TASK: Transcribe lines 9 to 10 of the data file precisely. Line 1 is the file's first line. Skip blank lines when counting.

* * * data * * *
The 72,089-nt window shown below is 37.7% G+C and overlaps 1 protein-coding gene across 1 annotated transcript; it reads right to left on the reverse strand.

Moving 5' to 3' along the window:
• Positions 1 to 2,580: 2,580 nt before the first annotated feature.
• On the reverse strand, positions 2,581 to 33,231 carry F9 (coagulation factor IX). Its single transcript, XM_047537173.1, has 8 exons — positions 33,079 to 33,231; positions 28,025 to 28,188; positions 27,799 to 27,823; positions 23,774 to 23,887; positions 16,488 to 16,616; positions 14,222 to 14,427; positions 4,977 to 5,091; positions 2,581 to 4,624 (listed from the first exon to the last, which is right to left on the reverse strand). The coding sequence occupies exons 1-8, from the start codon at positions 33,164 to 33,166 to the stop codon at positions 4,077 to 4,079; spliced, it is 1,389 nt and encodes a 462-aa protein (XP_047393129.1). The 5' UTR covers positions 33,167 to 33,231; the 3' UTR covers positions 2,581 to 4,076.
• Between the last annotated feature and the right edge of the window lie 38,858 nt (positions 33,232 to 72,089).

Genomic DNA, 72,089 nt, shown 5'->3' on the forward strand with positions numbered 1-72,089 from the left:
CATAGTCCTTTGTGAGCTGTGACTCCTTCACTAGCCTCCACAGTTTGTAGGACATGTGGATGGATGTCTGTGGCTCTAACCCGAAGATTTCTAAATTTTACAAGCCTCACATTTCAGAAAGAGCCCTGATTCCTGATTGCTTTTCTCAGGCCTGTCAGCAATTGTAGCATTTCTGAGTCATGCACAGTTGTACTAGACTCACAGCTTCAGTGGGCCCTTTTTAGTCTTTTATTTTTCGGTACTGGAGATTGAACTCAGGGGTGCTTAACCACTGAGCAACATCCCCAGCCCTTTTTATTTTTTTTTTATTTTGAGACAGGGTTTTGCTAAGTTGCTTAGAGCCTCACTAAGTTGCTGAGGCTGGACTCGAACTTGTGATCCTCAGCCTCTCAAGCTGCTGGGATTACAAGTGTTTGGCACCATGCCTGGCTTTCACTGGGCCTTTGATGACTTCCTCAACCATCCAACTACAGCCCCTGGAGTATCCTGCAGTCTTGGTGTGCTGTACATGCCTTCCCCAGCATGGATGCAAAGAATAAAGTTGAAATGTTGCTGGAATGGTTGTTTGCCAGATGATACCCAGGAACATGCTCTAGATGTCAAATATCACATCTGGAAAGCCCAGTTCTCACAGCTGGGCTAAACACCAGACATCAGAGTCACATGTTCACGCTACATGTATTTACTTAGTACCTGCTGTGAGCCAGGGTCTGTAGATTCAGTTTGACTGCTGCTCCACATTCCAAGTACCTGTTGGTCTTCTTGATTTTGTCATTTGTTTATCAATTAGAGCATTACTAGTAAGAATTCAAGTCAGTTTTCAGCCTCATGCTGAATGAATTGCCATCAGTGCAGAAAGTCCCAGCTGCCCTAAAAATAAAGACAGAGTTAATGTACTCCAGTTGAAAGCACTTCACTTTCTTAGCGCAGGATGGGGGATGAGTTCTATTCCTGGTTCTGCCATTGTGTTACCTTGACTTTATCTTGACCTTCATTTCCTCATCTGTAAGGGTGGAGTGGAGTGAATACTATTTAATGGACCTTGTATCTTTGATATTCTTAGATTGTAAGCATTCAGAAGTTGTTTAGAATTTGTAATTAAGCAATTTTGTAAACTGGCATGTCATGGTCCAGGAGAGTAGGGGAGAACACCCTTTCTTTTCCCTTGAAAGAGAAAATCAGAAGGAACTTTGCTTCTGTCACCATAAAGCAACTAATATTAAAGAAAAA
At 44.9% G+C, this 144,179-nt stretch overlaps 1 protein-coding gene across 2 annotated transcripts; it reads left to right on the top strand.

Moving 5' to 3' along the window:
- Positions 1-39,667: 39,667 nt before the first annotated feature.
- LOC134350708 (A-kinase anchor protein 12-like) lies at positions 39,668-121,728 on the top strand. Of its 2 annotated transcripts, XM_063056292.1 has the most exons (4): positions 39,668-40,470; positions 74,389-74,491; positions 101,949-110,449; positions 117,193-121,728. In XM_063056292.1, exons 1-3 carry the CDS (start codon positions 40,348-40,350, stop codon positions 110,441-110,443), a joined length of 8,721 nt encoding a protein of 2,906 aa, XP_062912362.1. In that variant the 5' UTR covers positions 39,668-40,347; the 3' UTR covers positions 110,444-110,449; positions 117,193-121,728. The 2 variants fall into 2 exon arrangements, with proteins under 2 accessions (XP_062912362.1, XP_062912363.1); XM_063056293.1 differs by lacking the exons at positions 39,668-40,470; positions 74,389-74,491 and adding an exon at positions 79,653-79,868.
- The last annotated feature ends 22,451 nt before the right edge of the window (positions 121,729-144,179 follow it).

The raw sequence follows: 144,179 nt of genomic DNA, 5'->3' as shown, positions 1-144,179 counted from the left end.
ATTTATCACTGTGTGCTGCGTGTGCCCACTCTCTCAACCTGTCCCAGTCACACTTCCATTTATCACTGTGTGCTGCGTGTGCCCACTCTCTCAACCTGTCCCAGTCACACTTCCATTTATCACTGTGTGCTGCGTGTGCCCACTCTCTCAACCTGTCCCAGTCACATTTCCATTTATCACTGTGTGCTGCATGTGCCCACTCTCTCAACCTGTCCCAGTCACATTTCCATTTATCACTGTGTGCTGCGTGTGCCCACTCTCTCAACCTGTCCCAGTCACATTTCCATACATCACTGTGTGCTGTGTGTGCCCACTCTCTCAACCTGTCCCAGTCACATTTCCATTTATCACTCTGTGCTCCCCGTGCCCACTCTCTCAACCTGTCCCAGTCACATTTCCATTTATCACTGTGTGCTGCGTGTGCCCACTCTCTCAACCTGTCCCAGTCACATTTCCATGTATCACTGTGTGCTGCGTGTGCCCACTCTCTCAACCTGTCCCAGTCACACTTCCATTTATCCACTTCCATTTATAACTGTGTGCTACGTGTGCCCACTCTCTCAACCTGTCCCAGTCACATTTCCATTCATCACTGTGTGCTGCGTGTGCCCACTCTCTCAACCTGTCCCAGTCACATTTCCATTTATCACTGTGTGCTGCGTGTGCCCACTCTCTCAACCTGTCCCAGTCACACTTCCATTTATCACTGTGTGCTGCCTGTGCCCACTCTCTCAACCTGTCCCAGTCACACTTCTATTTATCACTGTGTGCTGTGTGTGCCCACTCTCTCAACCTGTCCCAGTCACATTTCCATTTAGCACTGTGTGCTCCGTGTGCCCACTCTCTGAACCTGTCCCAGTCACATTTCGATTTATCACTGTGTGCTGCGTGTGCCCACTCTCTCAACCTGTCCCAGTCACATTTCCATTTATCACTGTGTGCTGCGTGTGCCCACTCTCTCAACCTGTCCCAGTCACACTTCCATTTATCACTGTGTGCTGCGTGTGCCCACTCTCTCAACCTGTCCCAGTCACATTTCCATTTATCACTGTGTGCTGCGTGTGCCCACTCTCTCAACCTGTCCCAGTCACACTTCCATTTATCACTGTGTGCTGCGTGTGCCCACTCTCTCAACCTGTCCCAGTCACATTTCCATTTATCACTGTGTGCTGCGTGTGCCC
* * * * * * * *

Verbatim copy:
Moving 5' to 3' along the window:
- Positions 1-39,667: 39,667 nt before the first annotated feature.